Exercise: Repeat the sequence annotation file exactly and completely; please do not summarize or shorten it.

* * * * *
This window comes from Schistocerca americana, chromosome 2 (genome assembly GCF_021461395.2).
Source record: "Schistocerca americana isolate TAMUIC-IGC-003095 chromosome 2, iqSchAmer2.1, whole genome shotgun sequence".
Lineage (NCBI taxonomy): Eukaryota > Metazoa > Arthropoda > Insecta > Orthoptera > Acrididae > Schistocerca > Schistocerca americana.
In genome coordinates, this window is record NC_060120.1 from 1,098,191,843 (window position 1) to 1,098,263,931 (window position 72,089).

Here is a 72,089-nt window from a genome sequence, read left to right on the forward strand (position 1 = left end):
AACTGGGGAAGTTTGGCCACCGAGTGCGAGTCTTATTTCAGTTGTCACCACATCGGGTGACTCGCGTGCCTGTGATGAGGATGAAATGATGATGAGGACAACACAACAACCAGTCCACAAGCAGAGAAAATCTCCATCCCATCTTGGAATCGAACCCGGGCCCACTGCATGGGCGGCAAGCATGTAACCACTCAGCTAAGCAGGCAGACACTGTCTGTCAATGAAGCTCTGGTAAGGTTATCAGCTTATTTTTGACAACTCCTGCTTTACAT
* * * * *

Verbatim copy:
This window comes from Schistocerca americana, chromosome 2 (genome assembly GCF_021461395.2).
Source record: "Schistocerca americana isolate TAMUIC-IGC-003095 chromosome 2, iqSchAmer2.1, whole genome shotgun sequence".
Lineage (NCBI taxonomy): Eukaryota > Metazoa > Arthropoda > Insecta > Orthoptera > Acrididae > Schistocerca > Schistocerca americana.
In genome coordinates, this window is record NC_060120.1 from 1,098,191,843 (window position 1) to 1,098,263,931 (window position 72,089).

Here is a 72,089-nt window from a genome sequence, read left to right on the forward strand (position 1 = left end):
AACTGGGGAAGTTTGGCCACCGAGTGCGAGTCTTATTTCAGTTGTCACCACATCGGGTGACTCGCGTGCCTGTGATGAGGATGAAATGATGATGAGGACAACACAACAACCAGTCCACAAGCAGAGAAAATCTCCATCCCATCTTGGAATCGAACCCGGGCCCACTGCATGGGCGGCAAGCATGTAACCACTCAGCTAAGCAGGCAGACACTGTCTGTCAATGAAGCTCTGGTAAGGTTATCAGCTTATTTTTGACAACTCCTGCTTTACAT